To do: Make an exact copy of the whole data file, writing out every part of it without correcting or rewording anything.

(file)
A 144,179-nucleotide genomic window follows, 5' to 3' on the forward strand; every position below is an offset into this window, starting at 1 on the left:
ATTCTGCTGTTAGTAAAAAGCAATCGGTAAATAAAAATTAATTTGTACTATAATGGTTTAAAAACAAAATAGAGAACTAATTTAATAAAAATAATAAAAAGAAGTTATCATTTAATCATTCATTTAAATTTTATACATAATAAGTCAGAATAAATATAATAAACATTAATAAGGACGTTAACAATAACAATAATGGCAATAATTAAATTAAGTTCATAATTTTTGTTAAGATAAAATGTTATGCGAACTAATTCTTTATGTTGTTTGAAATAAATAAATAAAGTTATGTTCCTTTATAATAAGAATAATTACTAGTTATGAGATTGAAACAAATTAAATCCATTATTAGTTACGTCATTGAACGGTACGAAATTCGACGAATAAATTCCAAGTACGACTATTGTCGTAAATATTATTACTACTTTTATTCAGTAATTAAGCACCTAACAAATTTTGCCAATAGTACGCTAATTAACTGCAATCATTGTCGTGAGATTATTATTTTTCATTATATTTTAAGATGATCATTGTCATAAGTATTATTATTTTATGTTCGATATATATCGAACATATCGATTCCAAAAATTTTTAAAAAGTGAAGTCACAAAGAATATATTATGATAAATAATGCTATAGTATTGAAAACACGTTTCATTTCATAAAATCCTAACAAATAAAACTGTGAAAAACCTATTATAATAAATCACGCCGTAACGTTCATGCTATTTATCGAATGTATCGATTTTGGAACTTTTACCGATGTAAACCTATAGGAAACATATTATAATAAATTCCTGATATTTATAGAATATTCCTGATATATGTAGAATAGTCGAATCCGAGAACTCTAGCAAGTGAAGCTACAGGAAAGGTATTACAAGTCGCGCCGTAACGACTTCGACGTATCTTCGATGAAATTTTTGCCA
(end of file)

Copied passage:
A 144,179-nucleotide genomic window follows, 5' to 3' on the forward strand; every position below is an offset into this window, starting at 1 on the left:
ATTCTGCTGTTAGTAAAAAGCAATCGGTAAATAAAAATTAATTTGTACTATAATGGTTTAAAAACAAAATAGAGAACTAATTTAATAAAAATAATAAAAAGAAGTTATCATTTAATCATTCATTTAAATTTTATACATAATAAGTCAGAATAAATATAATAAACATTAATAAGGACGTTAACAATAACAATAATGGCAATAATTAAATTAAGTTCATAATTTTTGTTAAGATAAAATGTTATGCGAACTAATTCTTTATGTTGTTTGAAATAAATAAATAAAGTTATGTTCCTTTATAATAAGAATAATTACTAGTTATGAGATTGAAACAAATTAAATCCATTATTAGTTACGTCATTGAACGGTACGAAATTCGACGAATAAATTCCAAGTACGACTATTGTCGTAAATATTATTACTACTTTTATTCAGTAATTAAGCACCTAACAAATTTTGCCAATAGTACGCTAATTAACTGCAATCATTGTCGTGAGATTATTATTTTTCATTATATTTTAAGATGATCATTGTCATAAGTATTATTATTTTATGTTCGATATATATCGAACATATCGATTCCAAAAATTTTTAAAAAGTGAAGTCACAAAGAATATATTATGATAAATAATGCTATAGTATTGAAAACACGTTTCATTTCATAAAATCCTAACAAATAAAACTGTGAAAAACCTATTATAATAAATCACGCCGTAACGTTCATGCTATTTATCGAATGTATCGATTTTGGAACTTTTACCGATGTAAACCTATAGGAAACATATTATAATAAATTCCTGATATTTATAGAATATTCCTGATATATGTAGAATAGTCGAATCCGAGAACTCTAGCAAGTGAAGCTACAGGAAAGGTATTACAAGTCGCGCCGTAACGACTTCGACGTATCTTCGATGAAATTTTTGCCA